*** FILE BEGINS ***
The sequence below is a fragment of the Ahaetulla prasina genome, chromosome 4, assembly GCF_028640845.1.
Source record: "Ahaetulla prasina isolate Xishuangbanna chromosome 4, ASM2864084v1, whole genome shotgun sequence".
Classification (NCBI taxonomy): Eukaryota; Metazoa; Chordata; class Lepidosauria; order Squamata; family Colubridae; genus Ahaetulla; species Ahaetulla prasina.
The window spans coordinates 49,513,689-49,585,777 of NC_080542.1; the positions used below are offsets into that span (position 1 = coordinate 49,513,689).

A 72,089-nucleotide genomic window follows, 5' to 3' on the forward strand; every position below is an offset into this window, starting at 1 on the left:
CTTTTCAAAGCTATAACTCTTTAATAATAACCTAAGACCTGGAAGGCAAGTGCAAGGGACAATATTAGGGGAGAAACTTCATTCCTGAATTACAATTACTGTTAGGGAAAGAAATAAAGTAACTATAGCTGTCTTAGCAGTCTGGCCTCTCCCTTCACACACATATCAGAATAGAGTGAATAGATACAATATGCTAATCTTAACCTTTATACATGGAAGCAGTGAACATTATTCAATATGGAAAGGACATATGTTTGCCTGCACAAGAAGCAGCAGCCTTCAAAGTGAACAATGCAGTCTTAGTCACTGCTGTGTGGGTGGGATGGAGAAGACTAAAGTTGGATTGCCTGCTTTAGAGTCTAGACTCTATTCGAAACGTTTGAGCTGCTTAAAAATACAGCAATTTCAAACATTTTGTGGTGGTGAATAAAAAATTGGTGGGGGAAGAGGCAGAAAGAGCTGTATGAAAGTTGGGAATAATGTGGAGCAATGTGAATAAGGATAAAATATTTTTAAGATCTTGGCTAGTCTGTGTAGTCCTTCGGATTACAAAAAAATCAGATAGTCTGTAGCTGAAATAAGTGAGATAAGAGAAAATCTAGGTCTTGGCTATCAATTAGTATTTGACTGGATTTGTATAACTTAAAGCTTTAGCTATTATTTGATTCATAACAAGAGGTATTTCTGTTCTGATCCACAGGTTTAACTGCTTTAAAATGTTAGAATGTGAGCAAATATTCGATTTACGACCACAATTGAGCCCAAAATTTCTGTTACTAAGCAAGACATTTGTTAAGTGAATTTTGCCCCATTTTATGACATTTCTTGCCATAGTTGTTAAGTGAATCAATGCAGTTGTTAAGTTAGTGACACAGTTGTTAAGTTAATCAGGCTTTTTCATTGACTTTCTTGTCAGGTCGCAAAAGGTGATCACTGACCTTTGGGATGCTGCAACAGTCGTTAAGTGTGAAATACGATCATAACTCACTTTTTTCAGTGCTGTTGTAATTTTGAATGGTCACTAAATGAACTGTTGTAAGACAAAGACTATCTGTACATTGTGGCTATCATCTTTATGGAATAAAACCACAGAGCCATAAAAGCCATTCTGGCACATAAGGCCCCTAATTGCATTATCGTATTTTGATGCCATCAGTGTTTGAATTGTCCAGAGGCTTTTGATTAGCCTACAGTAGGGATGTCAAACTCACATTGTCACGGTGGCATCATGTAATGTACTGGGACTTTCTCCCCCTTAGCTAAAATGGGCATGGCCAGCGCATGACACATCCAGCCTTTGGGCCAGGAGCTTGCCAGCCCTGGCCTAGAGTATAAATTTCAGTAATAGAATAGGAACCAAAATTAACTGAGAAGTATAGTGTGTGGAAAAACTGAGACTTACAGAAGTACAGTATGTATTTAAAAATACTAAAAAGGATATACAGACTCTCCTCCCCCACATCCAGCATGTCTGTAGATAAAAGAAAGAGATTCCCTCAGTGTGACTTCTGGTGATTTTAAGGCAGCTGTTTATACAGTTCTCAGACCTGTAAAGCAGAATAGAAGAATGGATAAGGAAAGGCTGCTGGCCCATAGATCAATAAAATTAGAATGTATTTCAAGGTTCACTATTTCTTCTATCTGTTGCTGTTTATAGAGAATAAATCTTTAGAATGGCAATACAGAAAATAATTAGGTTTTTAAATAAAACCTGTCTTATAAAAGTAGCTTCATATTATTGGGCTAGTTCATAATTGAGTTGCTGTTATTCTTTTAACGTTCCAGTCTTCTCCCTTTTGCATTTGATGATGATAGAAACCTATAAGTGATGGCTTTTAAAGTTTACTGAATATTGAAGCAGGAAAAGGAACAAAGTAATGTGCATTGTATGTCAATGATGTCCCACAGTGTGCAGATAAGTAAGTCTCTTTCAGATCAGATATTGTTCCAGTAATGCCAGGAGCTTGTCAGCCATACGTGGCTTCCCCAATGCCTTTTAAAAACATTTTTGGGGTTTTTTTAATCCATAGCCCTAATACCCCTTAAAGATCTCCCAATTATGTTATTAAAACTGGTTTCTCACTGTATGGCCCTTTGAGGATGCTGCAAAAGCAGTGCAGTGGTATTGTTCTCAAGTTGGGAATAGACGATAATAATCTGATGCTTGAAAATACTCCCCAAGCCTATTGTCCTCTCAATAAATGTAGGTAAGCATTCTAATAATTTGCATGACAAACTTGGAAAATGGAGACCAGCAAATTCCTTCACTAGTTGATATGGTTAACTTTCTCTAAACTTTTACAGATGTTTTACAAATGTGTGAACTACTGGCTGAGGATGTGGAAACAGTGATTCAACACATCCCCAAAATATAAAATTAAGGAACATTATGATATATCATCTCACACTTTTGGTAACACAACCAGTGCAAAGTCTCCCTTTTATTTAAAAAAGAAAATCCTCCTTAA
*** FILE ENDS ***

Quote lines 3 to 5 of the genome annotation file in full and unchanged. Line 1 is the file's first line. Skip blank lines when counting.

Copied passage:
Classification (NCBI taxonomy): Eukaryota; Metazoa; Chordata; class Lepidosauria; order Squamata; family Colubridae; genus Ahaetulla; species Ahaetulla prasina.
The window spans coordinates 49,513,689-49,585,777 of NC_080542.1; the positions used below are offsets into that span (position 1 = coordinate 49,513,689).

A 72,089-nucleotide genomic window follows, 5' to 3' on the forward strand; every position below is an offset into this window, starting at 1 on the left: